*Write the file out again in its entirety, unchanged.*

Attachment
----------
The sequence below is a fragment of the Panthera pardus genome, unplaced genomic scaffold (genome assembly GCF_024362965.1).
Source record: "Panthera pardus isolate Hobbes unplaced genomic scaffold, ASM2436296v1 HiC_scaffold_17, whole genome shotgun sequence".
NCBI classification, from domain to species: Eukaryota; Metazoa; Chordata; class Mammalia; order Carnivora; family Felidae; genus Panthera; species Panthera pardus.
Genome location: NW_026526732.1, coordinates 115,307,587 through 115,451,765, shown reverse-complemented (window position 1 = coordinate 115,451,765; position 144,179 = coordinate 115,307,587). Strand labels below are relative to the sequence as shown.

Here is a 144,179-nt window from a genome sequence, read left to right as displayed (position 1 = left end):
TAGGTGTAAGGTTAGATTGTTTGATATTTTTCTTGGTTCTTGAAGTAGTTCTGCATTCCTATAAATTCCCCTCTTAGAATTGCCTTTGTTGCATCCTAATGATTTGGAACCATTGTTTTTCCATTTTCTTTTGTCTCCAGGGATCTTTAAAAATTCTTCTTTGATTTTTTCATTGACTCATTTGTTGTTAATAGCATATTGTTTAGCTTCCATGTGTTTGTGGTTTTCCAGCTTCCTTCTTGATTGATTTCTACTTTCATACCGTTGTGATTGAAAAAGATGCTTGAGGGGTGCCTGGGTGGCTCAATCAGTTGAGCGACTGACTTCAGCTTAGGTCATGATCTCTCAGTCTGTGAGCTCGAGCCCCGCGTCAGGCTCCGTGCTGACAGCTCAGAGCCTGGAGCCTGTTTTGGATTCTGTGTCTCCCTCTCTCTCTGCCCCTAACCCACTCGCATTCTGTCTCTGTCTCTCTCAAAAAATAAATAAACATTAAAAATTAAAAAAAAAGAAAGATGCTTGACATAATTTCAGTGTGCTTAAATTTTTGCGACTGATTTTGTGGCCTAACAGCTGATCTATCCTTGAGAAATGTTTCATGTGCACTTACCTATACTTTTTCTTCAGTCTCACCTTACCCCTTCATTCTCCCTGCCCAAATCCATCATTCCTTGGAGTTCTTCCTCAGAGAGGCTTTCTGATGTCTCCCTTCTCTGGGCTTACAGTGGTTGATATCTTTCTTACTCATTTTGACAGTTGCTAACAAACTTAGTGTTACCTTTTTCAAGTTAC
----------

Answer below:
The sequence below is a fragment of the Panthera pardus genome, unplaced genomic scaffold (genome assembly GCF_024362965.1).
Source record: "Panthera pardus isolate Hobbes unplaced genomic scaffold, ASM2436296v1 HiC_scaffold_17, whole genome shotgun sequence".
NCBI classification, from domain to species: Eukaryota; Metazoa; Chordata; class Mammalia; order Carnivora; family Felidae; genus Panthera; species Panthera pardus.
Genome location: NW_026526732.1, coordinates 115,307,587 through 115,451,765, shown reverse-complemented (window position 1 = coordinate 115,451,765; position 144,179 = coordinate 115,307,587). Strand labels below are relative to the sequence as shown.

Here is a 144,179-nt window from a genome sequence, read left to right as displayed (position 1 = left end):
TAGGTGTAAGGTTAGATTGTTTGATATTTTTCTTGGTTCTTGAAGTAGTTCTGCATTCCTATAAATTCCCCTCTTAGAATTGCCTTTGTTGCATCCTAATGATTTGGAACCATTGTTTTTCCATTTTCTTTTGTCTCCAGGGATCTTTAAAAATTCTTCTTTGATTTTTTCATTGACTCATTTGTTGTTAATAGCATATTGTTTAGCTTCCATGTGTTTGTGGTTTTCCAGCTTCCTTCTTGATTGATTTCTACTTTCATACCGTTGTGATTGAAAAAGATGCTTGAGGGGTGCCTGGGTGGCTCAATCAGTTGAGCGACTGACTTCAGCTTAGGTCATGATCTCTCAGTCTGTGAGCTCGAGCCCCGCGTCAGGCTCCGTGCTGACAGCTCAGAGCCTGGAGCCTGTTTTGGATTCTGTGTCTCCCTCTCTCTCTGCCCCTAACCCACTCGCATTCTGTCTCTGTCTCTCTCAAAAAATAAATAAACATTAAAAATTAAAAAAAAAGAAAGATGCTTGACATAATTTCAGTGTGCTTAAATTTTTGCGACTGATTTTGTGGCCTAACAGCTGATCTATCCTTGAGAAATGTTTCATGTGCACTTACCTATACTTTTTCTTCAGTCTCACCTTACCCCTTCATTCTCCCTGCCCAAATCCATCATTCCTTGGAGTTCTTCCTCAGAGAGGCTTTCTGATGTCTCCCTTCTCTGGGCTTACAGTGGTTGATATCTTTCTTACTCATTTTGACAGTTGCTAACAAACTTAGTGTTACCTTTTTCAAGTTAC